On arriving at Nicopolis in the double hope of settling the disturbances which had arisen, and applying a remedy, as far as possible, to measures taken in a disorderly manner and in violation of the law of the Church, I was exceedingly disappointed at failing to meet you. I heard that you had hurriedly withdrawn, and actually from the very synod which was being held by you. I am, therefore, under the necessity of having recourse to writing, and by this letter I bid you present yourself before me, that you may in person apply some remedy to the pain which I felt, even unto death, on hearing that you bad ventured on action, in the very middle of the church, of the like of which I hitherto have never heard. All this, although painful and serious, is endurable, as having happened to a man who has committed the punishment due for his sufferings to God, and is wholly devoted to peace and to preventing harm falling from any fault of his on God’s people. Since, however, some honourable brethren, worthy of all credit, have told me that you have introduced certain innovations into the faith, and have spoken against sound doctrine, I am under the circumstances the more agitated, and above measure anxious, lest, in addition to the countless wounds which have been inflicted on the Church by traitors to the truth of the Gospel, yet a further calamity should spring up in the renewal of the ancient heresy of Sabellius, the enemy of the Church; for to this the brethren have reported your utterances to be akin. I have, therefore, written to charge you not to shrink from undertaking a short journey to come to me, and, by giving me full assurance in the matter, at once to alleviate my pangs, and to solace the Churches of God, which are now pained to a grave, nay an unendurable extent, at your actions and your reported words.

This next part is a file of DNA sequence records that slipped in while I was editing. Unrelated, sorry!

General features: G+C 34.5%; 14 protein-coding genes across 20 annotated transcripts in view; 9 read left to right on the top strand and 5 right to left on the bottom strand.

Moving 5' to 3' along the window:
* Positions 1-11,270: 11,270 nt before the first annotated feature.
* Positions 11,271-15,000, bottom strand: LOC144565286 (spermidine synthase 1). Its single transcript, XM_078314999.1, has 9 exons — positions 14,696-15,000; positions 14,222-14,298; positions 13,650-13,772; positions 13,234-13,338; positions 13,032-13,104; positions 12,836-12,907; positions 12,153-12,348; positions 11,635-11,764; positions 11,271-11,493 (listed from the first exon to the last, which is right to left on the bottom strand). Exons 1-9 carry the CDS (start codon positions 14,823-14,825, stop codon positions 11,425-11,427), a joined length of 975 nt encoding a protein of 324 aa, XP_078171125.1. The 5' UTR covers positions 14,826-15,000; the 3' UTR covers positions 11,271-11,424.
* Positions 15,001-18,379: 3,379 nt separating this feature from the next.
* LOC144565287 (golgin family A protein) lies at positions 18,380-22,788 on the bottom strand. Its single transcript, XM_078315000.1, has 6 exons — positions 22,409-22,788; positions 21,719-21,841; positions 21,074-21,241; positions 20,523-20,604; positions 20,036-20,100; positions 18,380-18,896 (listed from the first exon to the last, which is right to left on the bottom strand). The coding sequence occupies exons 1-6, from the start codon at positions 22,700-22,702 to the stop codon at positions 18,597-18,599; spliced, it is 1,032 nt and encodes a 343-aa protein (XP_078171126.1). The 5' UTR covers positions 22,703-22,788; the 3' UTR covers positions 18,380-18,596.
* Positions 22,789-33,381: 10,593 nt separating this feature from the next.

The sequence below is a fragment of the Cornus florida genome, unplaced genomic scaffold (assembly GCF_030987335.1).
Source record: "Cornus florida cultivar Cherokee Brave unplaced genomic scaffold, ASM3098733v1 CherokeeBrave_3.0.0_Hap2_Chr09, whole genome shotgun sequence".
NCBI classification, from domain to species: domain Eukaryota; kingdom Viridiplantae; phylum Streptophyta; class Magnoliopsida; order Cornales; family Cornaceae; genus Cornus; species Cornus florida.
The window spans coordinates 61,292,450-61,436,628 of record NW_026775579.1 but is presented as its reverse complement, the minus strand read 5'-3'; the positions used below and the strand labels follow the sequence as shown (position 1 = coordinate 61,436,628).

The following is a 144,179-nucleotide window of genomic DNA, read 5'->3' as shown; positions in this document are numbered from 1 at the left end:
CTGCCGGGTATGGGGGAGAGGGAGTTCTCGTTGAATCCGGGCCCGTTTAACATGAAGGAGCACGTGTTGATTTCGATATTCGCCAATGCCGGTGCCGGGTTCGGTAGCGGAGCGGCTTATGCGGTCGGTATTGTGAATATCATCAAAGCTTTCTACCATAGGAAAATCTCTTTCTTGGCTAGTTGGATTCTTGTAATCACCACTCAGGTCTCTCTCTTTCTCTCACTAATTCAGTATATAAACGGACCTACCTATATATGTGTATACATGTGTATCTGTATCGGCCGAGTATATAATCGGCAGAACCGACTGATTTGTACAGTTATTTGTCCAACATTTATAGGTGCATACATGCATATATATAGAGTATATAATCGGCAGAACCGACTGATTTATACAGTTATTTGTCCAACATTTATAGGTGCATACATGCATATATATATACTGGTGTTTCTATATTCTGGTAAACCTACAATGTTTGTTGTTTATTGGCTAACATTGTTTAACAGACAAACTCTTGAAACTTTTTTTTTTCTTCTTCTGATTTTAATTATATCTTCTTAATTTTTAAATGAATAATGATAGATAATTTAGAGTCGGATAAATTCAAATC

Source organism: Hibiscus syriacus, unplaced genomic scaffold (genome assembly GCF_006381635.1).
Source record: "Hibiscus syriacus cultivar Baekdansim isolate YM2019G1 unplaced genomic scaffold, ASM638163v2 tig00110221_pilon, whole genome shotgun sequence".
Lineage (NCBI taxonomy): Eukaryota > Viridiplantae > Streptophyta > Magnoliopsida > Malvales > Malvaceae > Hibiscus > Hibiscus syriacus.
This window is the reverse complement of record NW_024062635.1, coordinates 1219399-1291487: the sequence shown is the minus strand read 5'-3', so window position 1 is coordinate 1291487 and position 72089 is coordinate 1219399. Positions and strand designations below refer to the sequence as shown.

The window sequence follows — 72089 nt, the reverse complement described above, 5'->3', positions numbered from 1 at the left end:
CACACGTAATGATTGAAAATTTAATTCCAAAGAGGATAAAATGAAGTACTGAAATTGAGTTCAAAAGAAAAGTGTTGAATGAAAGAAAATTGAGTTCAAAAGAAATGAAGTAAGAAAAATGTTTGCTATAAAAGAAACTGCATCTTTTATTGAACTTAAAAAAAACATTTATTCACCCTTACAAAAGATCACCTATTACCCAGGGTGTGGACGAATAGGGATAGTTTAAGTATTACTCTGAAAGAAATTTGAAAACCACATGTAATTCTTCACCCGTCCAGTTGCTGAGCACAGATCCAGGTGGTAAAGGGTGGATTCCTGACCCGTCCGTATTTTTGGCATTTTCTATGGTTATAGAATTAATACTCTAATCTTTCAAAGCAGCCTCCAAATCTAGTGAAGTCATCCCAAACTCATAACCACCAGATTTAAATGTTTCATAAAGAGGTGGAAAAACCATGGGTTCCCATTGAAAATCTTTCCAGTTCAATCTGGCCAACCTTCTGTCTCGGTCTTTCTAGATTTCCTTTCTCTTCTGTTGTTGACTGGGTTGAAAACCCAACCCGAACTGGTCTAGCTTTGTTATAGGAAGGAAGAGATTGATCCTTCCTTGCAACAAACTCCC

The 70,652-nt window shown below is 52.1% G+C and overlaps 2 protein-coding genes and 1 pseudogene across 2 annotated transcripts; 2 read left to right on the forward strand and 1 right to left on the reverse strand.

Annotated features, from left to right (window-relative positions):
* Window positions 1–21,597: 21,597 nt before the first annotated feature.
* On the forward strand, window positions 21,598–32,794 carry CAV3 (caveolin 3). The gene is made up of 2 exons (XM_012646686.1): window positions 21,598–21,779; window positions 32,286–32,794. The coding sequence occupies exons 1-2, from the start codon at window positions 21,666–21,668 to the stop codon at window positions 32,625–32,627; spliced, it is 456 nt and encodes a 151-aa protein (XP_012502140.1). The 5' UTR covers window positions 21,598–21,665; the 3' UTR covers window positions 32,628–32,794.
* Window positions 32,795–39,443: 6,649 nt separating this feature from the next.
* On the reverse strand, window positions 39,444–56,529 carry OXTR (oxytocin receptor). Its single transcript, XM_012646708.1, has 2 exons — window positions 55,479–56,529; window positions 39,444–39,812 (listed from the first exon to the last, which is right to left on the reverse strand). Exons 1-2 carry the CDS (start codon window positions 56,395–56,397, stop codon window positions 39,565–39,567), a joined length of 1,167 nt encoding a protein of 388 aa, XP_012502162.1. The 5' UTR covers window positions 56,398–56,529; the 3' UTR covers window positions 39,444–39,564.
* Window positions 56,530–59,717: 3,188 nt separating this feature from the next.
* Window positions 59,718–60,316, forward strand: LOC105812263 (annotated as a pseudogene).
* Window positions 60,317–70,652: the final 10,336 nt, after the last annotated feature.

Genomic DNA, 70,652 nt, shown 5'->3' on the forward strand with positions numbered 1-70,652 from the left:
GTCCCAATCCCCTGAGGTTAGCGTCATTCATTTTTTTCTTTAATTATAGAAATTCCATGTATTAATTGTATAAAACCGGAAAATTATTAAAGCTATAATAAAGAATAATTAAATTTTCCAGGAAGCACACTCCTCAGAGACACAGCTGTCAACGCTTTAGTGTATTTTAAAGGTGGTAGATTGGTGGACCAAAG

To Eusebius, bishop of Samosata.2
Our merciful God, Who makes comfort match trouble, and consoles the lowly, lest they be drowned unawares in exceeding grief, has sent a consolation, equivalent to the troubles I have suffered in Nicopolis, in seasonably bringing me the God-beloved bishop Jobinus. He must tell you himself how very opportune his visit was. I shrink from a long letter, and will hold my peace. And I am the more inclined to silence, lest I seem as it were to put a mark on men, who have turned round and begun to show regard to me, by mentioning their fall.
God grant that you may come to see me in my own home, so that I may embrace your reverence and tell you everything in detail. For we often find some comfort in telling what is painful in actual experience. However, for all that the very godly bishop has done, fully as far as regards his affection for me, and preeminently and stoutly as regards the exact observance of the canons, commend him. Moreover, thank God that your pupils everywhere exhibit your reverence’s character.